Its evergreen foliage makes it perfect for hedges, but unfortunately it can grow a bit too energetically in some parts of the country, where it has become an invasive species. Gardeners in these regions are advised to plant the native cherry laurel instead.
12. Cherry Laurel (Prunus caroliniana)
Our native cherry laurel can’t compete with English laurel for flowers, but if you’re looking for a low-maintenance, fast-growing hedge, it’s actually the better choice: with a growth rate of 3 feet per year, it’s one of the fastest-growing shrubs around, and it’s close enough in appearance to English laurel — and bay laurel, for that matter — that it can be used for the same applications.
As for maintenance, it’s next to nil: between zones 7 and 10, it tolerates a wide range of conditions, from drought to shade to salt. In fact, under ideal growing conditions it can become somewhat weedy, though technically not invasive, so monitor your hedge to make sure it doesn’t get out of hand.
13. Red Tip Photinia (Photinia x fraseri)
Red tip photinia is an easygoing, easy-growing hybrid of two commonly planted species: Chinese and Japanese photinia (P. serratifolia and glabra, respectively). It’s a large flowering shrub with attractive evergreen foliage – with a twist: new leaves are bright red, fading to a rich, deep green. Its white blooms are equally lovely, though only to look at: they are described as having an “unpleasant” aroma.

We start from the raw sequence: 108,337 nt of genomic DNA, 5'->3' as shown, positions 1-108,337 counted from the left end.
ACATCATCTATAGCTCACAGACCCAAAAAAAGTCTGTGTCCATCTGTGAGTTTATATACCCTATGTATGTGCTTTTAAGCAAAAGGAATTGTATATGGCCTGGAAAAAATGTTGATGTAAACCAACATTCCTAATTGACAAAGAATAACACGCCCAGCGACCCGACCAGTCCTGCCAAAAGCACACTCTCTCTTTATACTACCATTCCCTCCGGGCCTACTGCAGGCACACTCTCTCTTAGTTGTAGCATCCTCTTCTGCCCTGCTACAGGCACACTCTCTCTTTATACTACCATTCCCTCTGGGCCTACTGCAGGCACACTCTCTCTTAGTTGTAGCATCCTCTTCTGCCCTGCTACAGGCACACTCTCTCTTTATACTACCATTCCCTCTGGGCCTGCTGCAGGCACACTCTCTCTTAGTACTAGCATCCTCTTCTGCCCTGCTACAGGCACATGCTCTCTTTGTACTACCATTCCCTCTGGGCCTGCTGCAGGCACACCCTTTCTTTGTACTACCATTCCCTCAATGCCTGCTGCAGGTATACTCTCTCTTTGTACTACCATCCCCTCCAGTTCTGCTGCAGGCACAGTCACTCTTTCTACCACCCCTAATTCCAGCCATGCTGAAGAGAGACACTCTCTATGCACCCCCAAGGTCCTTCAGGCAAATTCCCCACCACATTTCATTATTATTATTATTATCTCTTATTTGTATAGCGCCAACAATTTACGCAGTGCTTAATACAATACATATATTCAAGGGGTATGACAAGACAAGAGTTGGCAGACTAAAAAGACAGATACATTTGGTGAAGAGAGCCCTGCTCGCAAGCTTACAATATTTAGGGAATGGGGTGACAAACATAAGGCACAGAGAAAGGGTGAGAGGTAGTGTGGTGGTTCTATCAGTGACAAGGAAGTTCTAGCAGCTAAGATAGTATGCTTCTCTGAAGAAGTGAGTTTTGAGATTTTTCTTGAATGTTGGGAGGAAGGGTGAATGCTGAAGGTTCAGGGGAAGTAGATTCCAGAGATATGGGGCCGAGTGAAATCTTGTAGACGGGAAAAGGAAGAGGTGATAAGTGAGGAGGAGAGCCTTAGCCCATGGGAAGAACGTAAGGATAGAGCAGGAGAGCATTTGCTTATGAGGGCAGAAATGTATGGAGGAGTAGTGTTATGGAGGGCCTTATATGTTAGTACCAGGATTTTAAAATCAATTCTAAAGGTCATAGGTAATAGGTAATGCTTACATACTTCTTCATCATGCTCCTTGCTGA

Red tip photinia’s growth rate – 2 to 3 feet per year – is one of the highest of any species of photinia, and gives plenty of leeway for pruning – which is as well, because judicious pruning is necessary not only to maintain the shape of the plant, but to provide air circulation and prevent diseases. Red tip photinia is hardy between zones 6 and 10, but should be protected from hard freezes in the northern edge of its range, and pruned to maintain air circulation in humid environments.
14. Golden Privet (Ligustrum ‘Vicaryi’)
Privets have been — and continue to be — widely used in hedges all over the country. Unfortunately, almost every commonly planted species is invasive, in some cases quite aggressively so, and they really shouldn’t be planted in most gardens. However, the hybrid ‘Vicaryi’ privet is not invasive, and shares plenty of good qualities with its better-known relatives, with a unique twist: its foliage is bright yellow, a striking contrast against the rich greens of most hedge shrubs.